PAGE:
The device may also have one or the other of the following characteristics in combination with those mentioned above.
(a) The device may include a passage for preheating the gas circulated through the cavity;
(b) The aforementioned preheating passage may be formed in the refractory block;
(c) The aforementioned preheating passage may be formed in the refractory block and be constituted at least in part by a passage communicating with the cavity in which the electrode is located and through which the gas is circulated;
(d) The aforementioned preheating passage may be filled with granules of solid electrolyte;
(e) The block of refractory material may have an outer surface of the form and dimensions of a pouring nozzle formed in the wall of the container;
(f) The device may also include a pair of thermocouples respectively measuring the temperatures of the electrode and of the molten metal and connected in circuit with the aforementioned measuring device in order to correct the value obtained by the latter for the tem-. perature difference between the electrode and the molten metal.
It is to be understood that the term containerfus ed in the specification and the claims may comprise not only a ladle or similar container in which a bath of molten metal is maintained, but may also comprise a pasage or channel through which the molten metal'continuously flows.
The present invention basically consists ina device for measuring the oxygen content of a liquid metal, especially of molten steel, by means of an electrolytic cell realized in a monolytic block of refractory material.
The electrolyte, constituted by a material conductive of oxygen ions, is accordingly a block of refractory solid electrolyte material in which at least one cavity is formed and one outer face of the block is in contact with the molten metal. The cavity contains an electrode connected with a measuring device for measuring the potential difference between the electrode and a conductor insulated from the electrolyte and in direct contact with the molten metal. An oxygen-containing gas is circulated through the cavity and the partial oxygen pressure of the gas is maintained constant so that the gas may serve as a reference gas to measure the oxygen content of the molten metal.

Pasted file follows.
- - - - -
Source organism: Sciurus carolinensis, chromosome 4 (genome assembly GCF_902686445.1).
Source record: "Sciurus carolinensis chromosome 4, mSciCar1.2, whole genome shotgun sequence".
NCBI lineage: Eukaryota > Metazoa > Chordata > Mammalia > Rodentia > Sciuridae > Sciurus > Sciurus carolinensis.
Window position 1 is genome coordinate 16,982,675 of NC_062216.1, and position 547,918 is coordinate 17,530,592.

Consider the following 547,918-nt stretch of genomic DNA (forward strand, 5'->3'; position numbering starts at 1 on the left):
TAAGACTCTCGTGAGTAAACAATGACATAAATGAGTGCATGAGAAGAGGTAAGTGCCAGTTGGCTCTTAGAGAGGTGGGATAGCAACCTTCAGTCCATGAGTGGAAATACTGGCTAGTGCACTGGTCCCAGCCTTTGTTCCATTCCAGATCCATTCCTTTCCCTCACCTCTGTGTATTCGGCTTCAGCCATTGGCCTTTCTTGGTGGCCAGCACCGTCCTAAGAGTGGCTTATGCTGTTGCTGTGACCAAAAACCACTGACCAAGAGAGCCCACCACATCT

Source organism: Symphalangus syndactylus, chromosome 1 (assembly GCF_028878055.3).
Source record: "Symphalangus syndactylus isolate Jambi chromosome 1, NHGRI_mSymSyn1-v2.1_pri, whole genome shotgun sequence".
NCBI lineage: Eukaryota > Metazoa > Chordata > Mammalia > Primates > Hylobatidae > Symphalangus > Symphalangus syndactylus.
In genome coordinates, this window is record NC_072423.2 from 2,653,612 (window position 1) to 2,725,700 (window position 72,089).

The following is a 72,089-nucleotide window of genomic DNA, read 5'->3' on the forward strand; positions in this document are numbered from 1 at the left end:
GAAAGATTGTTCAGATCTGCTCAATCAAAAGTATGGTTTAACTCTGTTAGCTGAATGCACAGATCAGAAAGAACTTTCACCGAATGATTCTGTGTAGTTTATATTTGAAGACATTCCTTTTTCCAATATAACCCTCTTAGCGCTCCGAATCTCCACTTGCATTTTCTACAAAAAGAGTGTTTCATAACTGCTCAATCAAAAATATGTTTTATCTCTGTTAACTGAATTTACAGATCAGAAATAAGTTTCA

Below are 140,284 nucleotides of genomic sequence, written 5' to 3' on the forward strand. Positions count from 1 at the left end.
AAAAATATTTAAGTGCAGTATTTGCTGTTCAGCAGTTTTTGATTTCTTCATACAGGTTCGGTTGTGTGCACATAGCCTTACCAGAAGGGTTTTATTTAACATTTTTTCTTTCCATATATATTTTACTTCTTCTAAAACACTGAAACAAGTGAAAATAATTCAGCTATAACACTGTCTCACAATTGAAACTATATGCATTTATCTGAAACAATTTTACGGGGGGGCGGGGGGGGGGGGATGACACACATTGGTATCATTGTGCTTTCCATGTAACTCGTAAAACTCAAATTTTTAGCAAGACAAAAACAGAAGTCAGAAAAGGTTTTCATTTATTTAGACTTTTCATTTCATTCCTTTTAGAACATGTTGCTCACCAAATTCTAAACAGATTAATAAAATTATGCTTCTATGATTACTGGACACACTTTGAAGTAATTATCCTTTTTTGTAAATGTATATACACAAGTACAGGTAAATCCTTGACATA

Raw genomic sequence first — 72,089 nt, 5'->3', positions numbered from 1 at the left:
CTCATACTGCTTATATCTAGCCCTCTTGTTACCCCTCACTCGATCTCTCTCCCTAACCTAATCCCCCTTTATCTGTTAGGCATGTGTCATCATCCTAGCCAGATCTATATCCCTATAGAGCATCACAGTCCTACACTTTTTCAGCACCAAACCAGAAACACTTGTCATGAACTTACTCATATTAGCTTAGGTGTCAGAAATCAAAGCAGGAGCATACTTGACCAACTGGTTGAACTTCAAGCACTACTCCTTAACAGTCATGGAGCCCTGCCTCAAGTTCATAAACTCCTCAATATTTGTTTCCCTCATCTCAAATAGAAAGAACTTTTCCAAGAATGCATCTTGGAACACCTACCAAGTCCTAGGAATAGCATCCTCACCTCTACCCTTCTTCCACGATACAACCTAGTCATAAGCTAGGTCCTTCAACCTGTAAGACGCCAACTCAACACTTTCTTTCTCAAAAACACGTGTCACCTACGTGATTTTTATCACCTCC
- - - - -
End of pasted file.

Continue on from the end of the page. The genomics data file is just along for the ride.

In a preferred embodiment according to the present invention, the refractory block is also formed with a preheating passage to preheat the reference gas. Finally, the device may also include known means, such as thermocouples, for measuring the temperature difference between the two faces of the block constituting the solid electrolyte, which means are connected in circuit with the measuring device to correct the measuring result obtained.
The monolytic block of refractory material will have a considerable resistance against the corrosive influence of the metal bath, especially molten steel and any slag forming on the bath and, in addition, the block will also have an excellent resistance to mechanical and thermal shocks.
In a preferred embodiment, the outer surface of the refractory block is formed in such a manner that it can be easily mounted in a wall of the container without requiring any essential reshaping of the latter. For this purpose, the block may have the form and exterior dimensions of a casting nozzle so that the opening already provided in the wall of the container may be used for mounting the block.